Someone over at dancinghearts.net asked me to put together a guide to ice dance for new fans, so I’m going to give it a shot - I can’t answer everything, but there will be enough for everyone to sound like an expert the next time they want to start kicking off about #collusion and #thefix.
I’ll start off with the basics of ice dance, then go through elements & dance patterns & finally finish up with requirements for levels. Inspiration for the layout comes from ms. eggplant’s amazing guide to elements in singles.
Ice dance draws from ballroom dancing, & although rules have relaxed since the inception of the sport, couples are still expected to spend the majority of a program in a dance hold.
Hand in hand hold: This is the most basic type of hold. Side by side hand in hand holds are not encouraged at the elite level, but holds where the partners face in opposite directions (either towards each other as one skates backwards & on forwards, or both partners facing outwards as in the gif) are acceptable.
Kilian hold: The partners face in the same direction with the woman to the right of the man and his right shoulder behind her left. The left arm of the woman is extended across the front of the man’s body to hold his left hand. His right arm crosses behind the her back. Kilian hold can either be open, with the woman’s right arm extended away from her; closed, with her right hand placed over the man’s on her right hip; or crossed with the man’s right arm extended in front of the woman’s body instead of behind. In the gif, Nathalie moves from closed hold with her hand on her hip to open hold with her right arm extended. The final variation is the high kilian hold. The basic positioning remains the same, but both right hands are extended above the woman’s head. Any of these holds can also be reversed - the man is instead on the woman’s right and the arm positions are the mirror image of the ones outlined above.
Waltz hold: This is the nearest to a traditional ballroom position. The partners directly face each other, so one is skating forwards & one back. The man places his right arm on the woman’s back, and she places her left arm on his shoulder. The free arms are extended at shoulder height. Ideally, partners should have their torsos close together.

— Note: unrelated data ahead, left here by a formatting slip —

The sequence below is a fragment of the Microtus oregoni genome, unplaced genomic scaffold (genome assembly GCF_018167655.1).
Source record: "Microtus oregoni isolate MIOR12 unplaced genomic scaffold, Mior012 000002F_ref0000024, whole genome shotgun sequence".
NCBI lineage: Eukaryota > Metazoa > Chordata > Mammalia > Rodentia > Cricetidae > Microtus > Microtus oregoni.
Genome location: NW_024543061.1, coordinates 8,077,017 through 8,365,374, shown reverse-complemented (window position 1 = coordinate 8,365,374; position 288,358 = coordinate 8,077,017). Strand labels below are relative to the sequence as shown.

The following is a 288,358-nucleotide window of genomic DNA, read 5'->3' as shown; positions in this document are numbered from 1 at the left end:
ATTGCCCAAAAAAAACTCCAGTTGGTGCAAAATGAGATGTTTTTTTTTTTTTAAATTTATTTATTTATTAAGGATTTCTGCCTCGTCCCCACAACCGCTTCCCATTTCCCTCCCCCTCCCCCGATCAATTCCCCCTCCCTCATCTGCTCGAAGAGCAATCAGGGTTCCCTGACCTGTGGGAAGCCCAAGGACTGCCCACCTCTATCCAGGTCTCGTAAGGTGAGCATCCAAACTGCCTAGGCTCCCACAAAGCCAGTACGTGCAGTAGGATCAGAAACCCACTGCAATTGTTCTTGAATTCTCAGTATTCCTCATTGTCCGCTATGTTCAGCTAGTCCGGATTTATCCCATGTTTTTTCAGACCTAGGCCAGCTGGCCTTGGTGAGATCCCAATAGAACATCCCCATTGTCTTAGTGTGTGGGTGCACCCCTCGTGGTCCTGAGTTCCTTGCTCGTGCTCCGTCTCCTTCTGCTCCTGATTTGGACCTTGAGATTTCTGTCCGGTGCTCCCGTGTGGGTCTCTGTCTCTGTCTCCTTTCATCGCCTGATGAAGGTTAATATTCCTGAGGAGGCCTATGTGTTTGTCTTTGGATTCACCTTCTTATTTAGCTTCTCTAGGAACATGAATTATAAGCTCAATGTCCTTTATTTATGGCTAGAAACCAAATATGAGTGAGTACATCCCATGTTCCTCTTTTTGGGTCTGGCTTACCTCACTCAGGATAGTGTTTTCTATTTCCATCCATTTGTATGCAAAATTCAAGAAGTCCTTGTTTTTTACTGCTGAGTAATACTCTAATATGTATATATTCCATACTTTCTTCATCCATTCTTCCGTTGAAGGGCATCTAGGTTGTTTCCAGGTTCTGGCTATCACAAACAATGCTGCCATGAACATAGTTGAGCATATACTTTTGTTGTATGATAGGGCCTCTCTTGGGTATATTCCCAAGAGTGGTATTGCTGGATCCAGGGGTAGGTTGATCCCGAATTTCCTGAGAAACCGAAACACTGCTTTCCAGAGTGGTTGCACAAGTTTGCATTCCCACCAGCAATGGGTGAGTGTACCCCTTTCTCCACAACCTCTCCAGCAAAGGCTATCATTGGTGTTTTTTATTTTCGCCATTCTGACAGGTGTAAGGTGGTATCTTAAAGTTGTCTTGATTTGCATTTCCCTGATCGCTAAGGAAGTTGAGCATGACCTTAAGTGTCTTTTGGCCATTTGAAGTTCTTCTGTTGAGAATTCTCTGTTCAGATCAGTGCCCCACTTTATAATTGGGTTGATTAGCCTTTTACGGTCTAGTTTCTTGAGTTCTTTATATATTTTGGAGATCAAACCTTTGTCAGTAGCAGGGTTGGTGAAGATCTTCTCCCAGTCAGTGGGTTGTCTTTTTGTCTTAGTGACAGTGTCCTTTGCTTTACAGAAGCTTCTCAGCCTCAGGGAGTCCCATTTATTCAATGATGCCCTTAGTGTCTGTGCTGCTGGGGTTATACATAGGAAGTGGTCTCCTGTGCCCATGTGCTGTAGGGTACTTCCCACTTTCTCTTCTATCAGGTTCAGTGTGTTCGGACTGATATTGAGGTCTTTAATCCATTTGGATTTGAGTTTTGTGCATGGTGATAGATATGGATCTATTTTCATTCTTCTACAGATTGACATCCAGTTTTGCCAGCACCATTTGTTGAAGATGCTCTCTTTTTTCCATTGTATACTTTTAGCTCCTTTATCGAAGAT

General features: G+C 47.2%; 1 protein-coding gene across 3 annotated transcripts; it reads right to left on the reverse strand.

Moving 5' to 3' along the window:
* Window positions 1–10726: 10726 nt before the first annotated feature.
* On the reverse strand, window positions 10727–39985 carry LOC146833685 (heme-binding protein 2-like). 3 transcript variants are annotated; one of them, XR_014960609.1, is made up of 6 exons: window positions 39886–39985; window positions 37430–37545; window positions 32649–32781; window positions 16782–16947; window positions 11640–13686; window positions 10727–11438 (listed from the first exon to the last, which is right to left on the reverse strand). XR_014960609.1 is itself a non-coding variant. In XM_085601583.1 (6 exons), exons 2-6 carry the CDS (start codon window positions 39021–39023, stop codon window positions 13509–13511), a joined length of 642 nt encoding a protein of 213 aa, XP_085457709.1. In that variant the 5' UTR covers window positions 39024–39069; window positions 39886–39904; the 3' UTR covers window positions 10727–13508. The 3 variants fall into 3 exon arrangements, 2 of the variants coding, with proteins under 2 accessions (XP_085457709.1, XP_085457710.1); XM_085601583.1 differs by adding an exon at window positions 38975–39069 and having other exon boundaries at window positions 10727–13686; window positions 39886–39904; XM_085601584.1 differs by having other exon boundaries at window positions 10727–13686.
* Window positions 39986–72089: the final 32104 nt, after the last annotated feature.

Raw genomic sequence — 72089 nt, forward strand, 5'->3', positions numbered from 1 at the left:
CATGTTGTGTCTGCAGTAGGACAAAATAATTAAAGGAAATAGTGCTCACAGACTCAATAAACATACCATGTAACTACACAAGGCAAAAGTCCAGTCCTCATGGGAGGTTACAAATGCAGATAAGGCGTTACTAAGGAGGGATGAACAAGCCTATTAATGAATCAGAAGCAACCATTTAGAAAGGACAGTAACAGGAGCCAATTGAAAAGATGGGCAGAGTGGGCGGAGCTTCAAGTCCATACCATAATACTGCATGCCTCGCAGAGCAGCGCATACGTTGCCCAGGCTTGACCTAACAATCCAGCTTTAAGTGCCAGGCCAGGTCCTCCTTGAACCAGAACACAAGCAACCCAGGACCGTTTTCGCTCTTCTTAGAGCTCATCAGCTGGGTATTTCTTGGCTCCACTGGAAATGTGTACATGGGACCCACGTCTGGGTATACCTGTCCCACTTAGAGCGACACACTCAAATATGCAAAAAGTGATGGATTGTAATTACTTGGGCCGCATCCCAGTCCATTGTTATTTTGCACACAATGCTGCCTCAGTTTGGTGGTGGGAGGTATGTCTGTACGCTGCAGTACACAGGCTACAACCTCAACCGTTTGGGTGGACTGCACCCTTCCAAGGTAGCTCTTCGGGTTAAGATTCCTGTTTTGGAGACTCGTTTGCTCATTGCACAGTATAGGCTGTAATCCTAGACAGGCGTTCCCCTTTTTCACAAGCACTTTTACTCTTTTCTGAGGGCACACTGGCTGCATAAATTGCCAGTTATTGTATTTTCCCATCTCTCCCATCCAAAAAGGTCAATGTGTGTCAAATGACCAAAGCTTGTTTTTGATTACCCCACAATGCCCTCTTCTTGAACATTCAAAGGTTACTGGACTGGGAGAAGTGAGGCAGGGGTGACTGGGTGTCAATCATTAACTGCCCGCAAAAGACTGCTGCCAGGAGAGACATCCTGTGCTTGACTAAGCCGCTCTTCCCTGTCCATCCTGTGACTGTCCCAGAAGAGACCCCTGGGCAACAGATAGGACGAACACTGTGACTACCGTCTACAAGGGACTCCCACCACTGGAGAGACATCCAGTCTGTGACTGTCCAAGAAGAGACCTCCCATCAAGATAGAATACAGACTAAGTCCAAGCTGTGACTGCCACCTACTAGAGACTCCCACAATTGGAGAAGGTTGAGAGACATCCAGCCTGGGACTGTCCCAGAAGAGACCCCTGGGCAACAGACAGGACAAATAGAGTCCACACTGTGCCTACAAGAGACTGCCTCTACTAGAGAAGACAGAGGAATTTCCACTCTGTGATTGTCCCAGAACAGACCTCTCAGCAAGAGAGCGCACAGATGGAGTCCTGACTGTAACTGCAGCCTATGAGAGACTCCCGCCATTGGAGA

Tango hold: Similar to the waltz, but instead of directly facing each other, the woman is offset to the left, so the partners are hip to hip rather than chest to chest. To maintain good flow & speed in this position, partners have to be further apart than they would in waltz hold.
Foxtrot hold: Again, very similar to waltz hold, but both partners should angle themselves so they are both skating forwards. In the gif, Elena & Nikita are skating in open foxtrot hold, with their hands at each other’s shoulders - in a closed foxtrot hold, Nikita’s right hand would be on Elena’s right hip & vice versa for her.
The name of the hold doesn’t 100% correlate to the name of the dance being done, so you wouldn’t see a foxtrot pattern being done in only foxtrot hold, or only see a waltz hold done in a waltz. To gain anything more than level 1 on an in hold step sequence in the free dance, dancers are expected to demonstrate 3 changes of hold & at least 3 types of hold (not including hand in hand). This is also true for compulsory dances & the patterns you see in the short dance. For example, within one circuit of the tango romantica, the holds are foxtrot - tango - reverse high killian - tango - killian (changing between reverse & normal) - tango - foxtrot.
“Olympic champions Marina Anissina and Gwendal Peizerat are known for reverse lifting. Also Massimo Scali (assistant coach of the Shibutanis) and Federica Faella included reverse lifts in nearly every free dance, including some nasty falls, LOL. Denkova Staviski are another example. It’s not uncommon in the last generation, but more recently quite rare. Even though the rules now dictate no difference in value, most teams avoid for safety and grade of execution issues.”